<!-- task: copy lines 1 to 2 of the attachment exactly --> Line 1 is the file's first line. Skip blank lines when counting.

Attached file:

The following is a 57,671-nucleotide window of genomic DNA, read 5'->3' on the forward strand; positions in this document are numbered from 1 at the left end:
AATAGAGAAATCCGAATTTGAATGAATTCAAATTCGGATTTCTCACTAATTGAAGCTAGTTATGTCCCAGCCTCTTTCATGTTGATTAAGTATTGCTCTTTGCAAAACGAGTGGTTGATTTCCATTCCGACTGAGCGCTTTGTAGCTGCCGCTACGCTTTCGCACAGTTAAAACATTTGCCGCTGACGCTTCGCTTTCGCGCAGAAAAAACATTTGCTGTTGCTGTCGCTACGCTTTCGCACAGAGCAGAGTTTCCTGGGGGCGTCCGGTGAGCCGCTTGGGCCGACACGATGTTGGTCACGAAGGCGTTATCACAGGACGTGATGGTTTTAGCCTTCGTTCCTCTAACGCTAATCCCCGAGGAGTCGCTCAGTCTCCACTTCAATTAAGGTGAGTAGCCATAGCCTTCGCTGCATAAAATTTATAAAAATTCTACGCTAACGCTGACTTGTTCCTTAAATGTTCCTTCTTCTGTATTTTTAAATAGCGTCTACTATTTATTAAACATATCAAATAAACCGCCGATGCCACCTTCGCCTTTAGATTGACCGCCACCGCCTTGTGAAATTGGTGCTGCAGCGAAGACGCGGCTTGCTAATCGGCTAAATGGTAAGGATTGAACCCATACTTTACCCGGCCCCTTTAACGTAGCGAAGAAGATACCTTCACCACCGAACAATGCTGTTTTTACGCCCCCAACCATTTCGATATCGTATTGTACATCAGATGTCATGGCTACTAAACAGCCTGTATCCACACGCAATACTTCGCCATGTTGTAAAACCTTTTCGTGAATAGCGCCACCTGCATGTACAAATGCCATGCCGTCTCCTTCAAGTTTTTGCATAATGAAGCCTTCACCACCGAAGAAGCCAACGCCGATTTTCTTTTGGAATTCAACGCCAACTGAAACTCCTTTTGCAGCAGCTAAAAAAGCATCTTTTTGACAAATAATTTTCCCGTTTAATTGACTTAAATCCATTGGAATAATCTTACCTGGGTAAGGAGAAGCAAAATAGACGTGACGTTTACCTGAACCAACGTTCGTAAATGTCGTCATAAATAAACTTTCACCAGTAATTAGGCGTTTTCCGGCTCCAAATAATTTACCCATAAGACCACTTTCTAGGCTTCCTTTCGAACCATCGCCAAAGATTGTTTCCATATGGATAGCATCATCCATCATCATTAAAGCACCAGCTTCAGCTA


The following is a 57,671-nucleotide window of genomic DNA, read 5'->3' on the forward strand; positions in this document are numbered from 1 at the left end:
AATAGAGAAATCCGAATTTGAATGAATTCAAATTCGGATTTCTCACTAATTGAAGCTAGTTATGTCCCAGCCTCTTTCATGTTGATTAAGTATTGCTCTTTGCAAAACGAGTGGTTGATTTCCATTCCGACTGAGCGCTTTGTAGCTGCCGCTACGCTTTCGCACAGTTAAAACATTTGCCGCTGACGCTTCGCTTTCGCGCAGAAAAAACATTTGCTGTTGCTGTCGCTACGCTTTCGCACAGAGCAGAGTTTCCTGGGGGCGTCCGGTGAGCCGCTTGGGCCGACACGATGTTGGTCACGAAGGCGTTATCACAGGACGTGATGGTTTTAGCCTTCGTTCCTCTAACGCTAATCCCCGAGGAGTCGCTCAGTCTCCACTTCAATTAAGGTGAGTAGCCATAGCCTTCGCTGCATAAAATTTATAAAAATTCTACGCTAACGCTGACTTGTTCCTTAAATGTTCCTTCTTCTGTATTTTTAAATAGCGTCTACTATTTATTAAACATATCAAATAAACCGCCGATGCCACCTTCGCCTTTAGATTGACCGCCACCGCCTTGTGAAATTGGTGCTGCAGCGAAGACGCGGCTTGCTAATCGGCTAAATGGTAAGGATTGAACCCATACTTTACCCGGCCCCTTTAACGTAGCGAAGAAGATACCTTCACCACCGAACAATGCTGTTTTTACGCCCCCAACCATTTCGATATCGTATTGTACATCAGATGTCATGGCTACTAAACAGCCTGTATCCACACGCAATACTTCGCCATGTTGTAAAACCTTTTCGTGAATAGCGCCACCTGCATGTACAAATGCCATGCCGTCTCCTTCAAGTTTTTGCATAATGAAGCCTTCACCACCGAAGAAGCCAACGCCGATTTTCTTTTGGAATTCAACGCCAACTGAAACTCCTTTTGCAGCAGCTAAAAAAGCATCTTTTTGACAAATAATTTTCCCGTTTAATTGACTTAAATCCATTGGAATAATCTTACCTGGGTAAGGAGAAGCAAAATAGACGTGACGTTTACCTGAACCAACGTTCGTAAATGTCGTCATAAATAAACTTTCACCAGTAATTAGGCGTTTTCCGGCTCCAAATAATTTACCCATAAGACCACTTTCTAGGCTTCCTTTCGAACCATCGCCAAAGATTGTTTCCATATGGATAGCATCATCCATCATCATTAAAGCACCAGCTTCAGCTA